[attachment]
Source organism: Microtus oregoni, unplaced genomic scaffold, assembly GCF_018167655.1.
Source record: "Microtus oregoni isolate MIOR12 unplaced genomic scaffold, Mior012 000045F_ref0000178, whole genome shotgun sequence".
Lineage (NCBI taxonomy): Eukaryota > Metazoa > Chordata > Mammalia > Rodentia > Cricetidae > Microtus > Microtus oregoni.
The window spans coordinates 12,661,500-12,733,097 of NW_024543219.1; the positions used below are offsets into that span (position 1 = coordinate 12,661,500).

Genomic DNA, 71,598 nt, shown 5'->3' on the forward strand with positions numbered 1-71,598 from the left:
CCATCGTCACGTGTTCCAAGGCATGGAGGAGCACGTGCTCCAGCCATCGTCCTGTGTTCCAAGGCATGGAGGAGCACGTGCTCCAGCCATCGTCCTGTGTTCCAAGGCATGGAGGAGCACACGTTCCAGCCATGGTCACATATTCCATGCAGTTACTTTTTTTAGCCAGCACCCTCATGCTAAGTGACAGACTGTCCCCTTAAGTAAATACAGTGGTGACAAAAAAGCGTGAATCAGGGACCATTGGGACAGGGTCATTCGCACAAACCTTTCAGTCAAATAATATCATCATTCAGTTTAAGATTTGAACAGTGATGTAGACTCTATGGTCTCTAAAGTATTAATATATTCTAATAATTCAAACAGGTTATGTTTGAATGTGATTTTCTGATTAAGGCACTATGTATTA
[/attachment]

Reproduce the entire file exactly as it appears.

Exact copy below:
Source organism: Microtus oregoni, unplaced genomic scaffold, assembly GCF_018167655.1.
Source record: "Microtus oregoni isolate MIOR12 unplaced genomic scaffold, Mior012 000045F_ref0000178, whole genome shotgun sequence".
Lineage (NCBI taxonomy): Eukaryota > Metazoa > Chordata > Mammalia > Rodentia > Cricetidae > Microtus > Microtus oregoni.
The window spans coordinates 12,661,500-12,733,097 of NW_024543219.1; the positions used below are offsets into that span (position 1 = coordinate 12,661,500).

Genomic DNA, 71,598 nt, shown 5'->3' on the forward strand with positions numbered 1-71,598 from the left:
CCATCGTCACGTGTTCCAAGGCATGGAGGAGCACGTGCTCCAGCCATCGTCCTGTGTTCCAAGGCATGGAGGAGCACGTGCTCCAGCCATCGTCCTGTGTTCCAAGGCATGGAGGAGCACACGTTCCAGCCATGGTCACATATTCCATGCAGTTACTTTTTTTAGCCAGCACCCTCATGCTAAGTGACAGACTGTCCCCTTAAGTAAATACAGTGGTGACAAAAAAGCGTGAATCAGGGACCATTGGGACAGGGTCATTCGCACAAACCTTTCAGTCAAATAATATCATCATTCAGTTTAAGATTTGAACAGTGATGTAGACTCTATGGTCTCTAAAGTATTAATATATTCTAATAATTCAAACAGGTTATGTTTGAATGTGATTTTCTGATTAAGGCACTATGTATTA